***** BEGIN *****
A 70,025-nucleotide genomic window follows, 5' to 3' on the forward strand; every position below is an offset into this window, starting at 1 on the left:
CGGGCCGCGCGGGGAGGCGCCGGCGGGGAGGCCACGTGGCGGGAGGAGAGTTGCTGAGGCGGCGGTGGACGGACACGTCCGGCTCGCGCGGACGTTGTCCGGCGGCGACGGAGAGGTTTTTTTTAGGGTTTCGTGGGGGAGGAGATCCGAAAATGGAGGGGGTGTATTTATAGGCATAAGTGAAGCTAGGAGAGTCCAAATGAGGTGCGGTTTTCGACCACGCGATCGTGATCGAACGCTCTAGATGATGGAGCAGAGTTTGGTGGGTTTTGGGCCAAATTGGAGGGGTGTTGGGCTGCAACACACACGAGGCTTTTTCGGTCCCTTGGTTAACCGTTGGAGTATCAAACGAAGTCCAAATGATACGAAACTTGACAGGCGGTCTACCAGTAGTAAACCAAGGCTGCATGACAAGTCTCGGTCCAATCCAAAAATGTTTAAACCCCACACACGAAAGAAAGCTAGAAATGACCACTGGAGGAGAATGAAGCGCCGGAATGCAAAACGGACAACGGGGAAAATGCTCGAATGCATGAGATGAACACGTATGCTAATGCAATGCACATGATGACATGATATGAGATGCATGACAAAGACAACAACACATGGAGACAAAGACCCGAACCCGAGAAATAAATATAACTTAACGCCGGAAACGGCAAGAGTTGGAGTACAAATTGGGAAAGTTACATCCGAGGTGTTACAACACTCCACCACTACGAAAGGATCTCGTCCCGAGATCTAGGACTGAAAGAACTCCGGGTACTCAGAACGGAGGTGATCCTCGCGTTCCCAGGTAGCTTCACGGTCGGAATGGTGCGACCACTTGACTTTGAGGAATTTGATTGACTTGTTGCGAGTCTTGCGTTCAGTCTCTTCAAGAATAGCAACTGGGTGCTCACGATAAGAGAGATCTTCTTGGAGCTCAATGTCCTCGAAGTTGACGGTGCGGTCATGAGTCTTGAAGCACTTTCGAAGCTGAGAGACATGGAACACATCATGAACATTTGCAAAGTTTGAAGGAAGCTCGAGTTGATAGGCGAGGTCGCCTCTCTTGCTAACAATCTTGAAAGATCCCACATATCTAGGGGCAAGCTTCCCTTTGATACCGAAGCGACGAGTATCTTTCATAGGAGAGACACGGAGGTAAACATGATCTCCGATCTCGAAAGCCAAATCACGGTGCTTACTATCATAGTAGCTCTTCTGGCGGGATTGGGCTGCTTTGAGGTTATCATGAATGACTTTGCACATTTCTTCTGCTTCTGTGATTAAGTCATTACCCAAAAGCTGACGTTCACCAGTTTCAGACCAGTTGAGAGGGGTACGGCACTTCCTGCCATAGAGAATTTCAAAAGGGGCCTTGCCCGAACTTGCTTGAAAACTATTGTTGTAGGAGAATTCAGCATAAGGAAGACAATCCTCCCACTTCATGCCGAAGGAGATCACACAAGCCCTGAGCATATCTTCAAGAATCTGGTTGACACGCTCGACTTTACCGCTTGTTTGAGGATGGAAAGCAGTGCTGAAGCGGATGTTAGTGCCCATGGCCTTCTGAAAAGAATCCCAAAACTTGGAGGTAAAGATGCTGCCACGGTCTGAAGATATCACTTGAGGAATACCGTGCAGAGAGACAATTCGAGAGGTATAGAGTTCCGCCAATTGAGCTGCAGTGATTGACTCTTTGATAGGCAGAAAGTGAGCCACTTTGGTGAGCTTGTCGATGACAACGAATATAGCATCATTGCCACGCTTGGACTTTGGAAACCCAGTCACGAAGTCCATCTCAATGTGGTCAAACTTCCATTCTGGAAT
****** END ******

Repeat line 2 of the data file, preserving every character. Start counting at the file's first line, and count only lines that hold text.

CGGGCCGCGCGGGGAGGCGCCGGCGGGGAGGCCACGTGGCGGGAGGAGAGTTGCTGAGGCGGCGGTGGACGGACACGTCCGGCTCGCGCGGACGTTGTCCGGCGGCGACGGAGAGGTTTTTTTTAGGGTTTCGTGGGGGAGGAGATCCGAAAATGGAGGGGGTGTATTTATAGGCATAAGTGAAGCTAGGAGAGTCCAAATGAGGTGCGGTTTTCGACCACGCGATCGTGATCGAACGCTCTAGATGATGGAGCAGAGTTTGGTGGGTTTTGGGCCAAATTGGAGGGGTGTTGGGCTGCAACACACACGAGGCTTTTTCGGTCCCTTGGTTAACCGTTGGAGTATCAAACGAAGTCCAAATGATACGAAACTTGACAGGCGGTCTACCAGTAGTAAACCAAGGCTGCATGACAAGTCTCGGTCCAATCCAAAAATGTTTAAACCCCACACACGAAAGAAAGCTAGAAATGACCACTGGAGGAGAATGAAGCGCCGGAATGCAAAACGGACAACGGGGAAAATGCTCGAATGCATGAGATGAACACGTATGCTAATGCAATGCACATGATGACATGATATGAGATGCATGACAAAGACAACAACACATGGAGACAAAGACCCGAACCCGAGAAATAAATATAACTTAACGCCGGAAACGGCAAGAGTTGGAGTACAAATTGGGAAAGTTACATCCGAGGTGTTACAACACTCCACCACTACGAAAGGATCTCGTCCCGAGATCTAGGACTGAAAGAACTCCGGGTACTCAGAACGGAGGTGATCCTCGCGTTCCCAGGTAGCTTCACGGTCGGAATGGTGCGACCACTTGACTTTGAGGAATTTGATTGACTTGTTGCGAGTCTTGCGTTCAGTCTCTTCAAGAATAGCAACTGGGTGCTCACGATAAGAGAGATCTTCTTGGAGCTCAATGTCCTCGAAGTTGACGGTGCGGTCATGAGTCTTGAAGCACTTTCGAAGCTGAGAGACATGGAACACATCATGAACATTTGCAAAGTTTGAAGGAAGCTCGAGTTGATAGGCGAGGTCGCCTCTCTTGCTAACAATCTTGAAAGATCCCACATATCTAGGGGCAAGCTTCCCTTTGATACCGAAGCGACGAGTATCTTTCATAGGAGAGACACGGAGGTAAACATGATCTCCGATCTCGAAAGCCAAATCACGGTGCTTACTATCATAGTAGCTCTTCTGGCGGGATTGGGCTGCTTTGAGGTTATCATGAATGACTTTGCACATTTCTTCTGCTTCTGTGATTAAGTCATTACCCAAAAGCTGACGTTCACCAGTTTCAGACCAGTTGAGAGGGGTACGGCACTTCCTGCCATAGAGAATTTCAAAAGGGGCCTTGCCCGAACTTGCTTGAAAACTATTGTTGTAGGAGAATTCAGCATAAGGAAGACAATCCTCCCACTTCATGCCGAAGGAGATCACACAAGCCCTGAGCATATCTTCAAGAATCTGGTTGACACGCTCGACTTTACCGCTTGTTTGAGGATGGAAAGCAGTGCTGAAGCGGATGTTAGTGCCCATGGCCTTCTGAAAAGAATCCCAAAACTTGGAGGTAAAGATGCTGCCACGGTCTGAAGATATCACTTGAGGAATACCGTGCAGAGAGACAATTCGAGAGGTATAGAGTTCCGCCAATTGAGCTGCAGTGATTGACTCTTTGATAGGCAGAAAGTGAGCCACTTTGGTGAGCTTGTCGATGACAACGAATATAGCATCATTGCCACGCTTGGACTTTGGAAACCCAGTCACGAAGTCCATCTCAATGTGGTCAAACTTCCATTCTGGAAT